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Re: Content-Disposition next steps

From: Adam Barth <ietf@adambarth.com>
Date: Mon, 13 Dec 2010 03:00:50 -0800
Message-ID: <AANLkTinPm701ca1O2pUw+5z5y6udcO-5VByLoBvFDkvs@mail.gmail.com>
To: Maciej Stachowiak <mjs@apple.com>
Cc: Julian Reschke <julian.reschke@gmx.de>, Mark Nottingham <mnot@mnot.net>, HTTP Working Group <ietf-http-wg@w3.org>
On Mon, Dec 13, 2010 at 2:54 AM, Maciej Stachowiak <mjs@apple.com> wrote:
> I wanted to add, for clarity, that we don't see any major problems in Adam's proposal as-is, though we'd suggest adding ISO-8859-1 as a final fallback.

Done.

> If there is a test suite that matches the expectations of Adam's proposal and is easy to run, I'll try to get someone to run it. Or if this testing has already been done, I can comment on the ways it diverges from Safari behavior and whether we are likely to care.

Julian has written a nice test suite.  We'll just need to set the expectations.

> On Dec 13, 2010, at 1:28 AM, Julian Reschke wrote:
>
>> Hi Maciej,
>>
>> thanks for forwarding.
>>
>> On 13.12.2010 10:06, Maciej Stachowiak wrote:
>>> Here are some comments from my colleague Alexey Proskuryakov on your
>>> proposal. I know these may have been outpaced by the considerable
>>> discussion since that point, but they still seem like they could be useful.
>>>
>>>> I only know about file name decoding - all parsing is of course in
>>>> CFNetwork, and most logic is in Launch Services, I think.
>>>>
>>>> Adam's proposal is a step forward in that it acknowledges the need to
>>>> process raw non-ASCII bytes in filename, which is the only encoding
>>
>> That's incorrect in that the base spec already says it's ISO-8859-1 (although this may be hard to find in the published specs as opposed to the Internet Draft we're discussing).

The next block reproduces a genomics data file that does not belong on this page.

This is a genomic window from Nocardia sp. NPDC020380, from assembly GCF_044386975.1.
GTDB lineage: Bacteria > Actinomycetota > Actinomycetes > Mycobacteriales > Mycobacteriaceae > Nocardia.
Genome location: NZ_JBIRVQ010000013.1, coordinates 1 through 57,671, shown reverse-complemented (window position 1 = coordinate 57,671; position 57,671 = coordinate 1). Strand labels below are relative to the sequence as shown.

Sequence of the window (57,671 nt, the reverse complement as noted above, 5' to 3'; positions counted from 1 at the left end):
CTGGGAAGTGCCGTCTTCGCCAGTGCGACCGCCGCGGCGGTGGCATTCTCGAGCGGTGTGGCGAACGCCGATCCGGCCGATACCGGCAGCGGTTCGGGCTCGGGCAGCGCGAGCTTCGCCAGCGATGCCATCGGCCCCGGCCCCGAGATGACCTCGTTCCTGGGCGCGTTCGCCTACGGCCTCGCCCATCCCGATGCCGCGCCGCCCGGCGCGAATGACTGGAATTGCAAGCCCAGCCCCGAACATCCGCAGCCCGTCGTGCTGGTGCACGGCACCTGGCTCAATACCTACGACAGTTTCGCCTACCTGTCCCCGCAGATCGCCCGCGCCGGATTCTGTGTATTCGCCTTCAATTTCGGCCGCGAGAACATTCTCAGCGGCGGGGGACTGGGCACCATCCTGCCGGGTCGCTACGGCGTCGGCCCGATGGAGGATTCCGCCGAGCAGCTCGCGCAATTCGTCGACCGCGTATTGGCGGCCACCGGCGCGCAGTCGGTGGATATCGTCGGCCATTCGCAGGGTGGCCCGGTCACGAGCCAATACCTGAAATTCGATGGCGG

>>
>> (maybe this is a case where Alexey looked at an old proposal?)
>
> I suspect he looked at the existing published RFC. In any case, treating everything as Latin1 is likely not acceptable to us. We came up with our (somewhat complicated) rule through a long process of trial and error based on bug reports and user requirements.

The rule in my proposal isn't quite as complicated as what Safari
implements.  In particular, the proposal doesn't take the current
frame encoding into account.

>>>> style that matters. He also describes the proper algorithm,
>>>> acknowledging that Chrome doesn't fully implement it. Unsurprisingly,
>>>> that part was met with resistance from the "we always told you it was
>>>> ISO-8859-1" crowd.
>>>>
>>>> I agree that RFC2047 style encoding shouldn't be supported, and I'm
>>>> ambivalent about RFC5987. RFC2231/5987 is a step in the wrong
>>>> direction (opaque encoding for something that doesn't need it), but
>>>> given that IETF won't cease pushing it, we might as well implement it
>>>> and be more compatible with Firefox, if not the Web.
>>>>
>>>> - WBR, Alexey Proskuryakov
>>
>> In a perfect world we could declare that the HTTP header encoding is UTF-8. But it isn't.
>>
>> If we *tried* to change the default encoding just for C-D/filename, we will still break existing code.
>>
>> So I'm not sure what the "doesn't need it" refers to.
>
> Treating filenames in Content-Disposition as Latin1 will in any case break existing code. I think the WG's only choices here are which code to break, and by how much.

I've added back UTF-8 as the first encoding to try based on your and
Alexey's input.

Adam
Received on Monday, 13 December 2010 11:02:31 GMT

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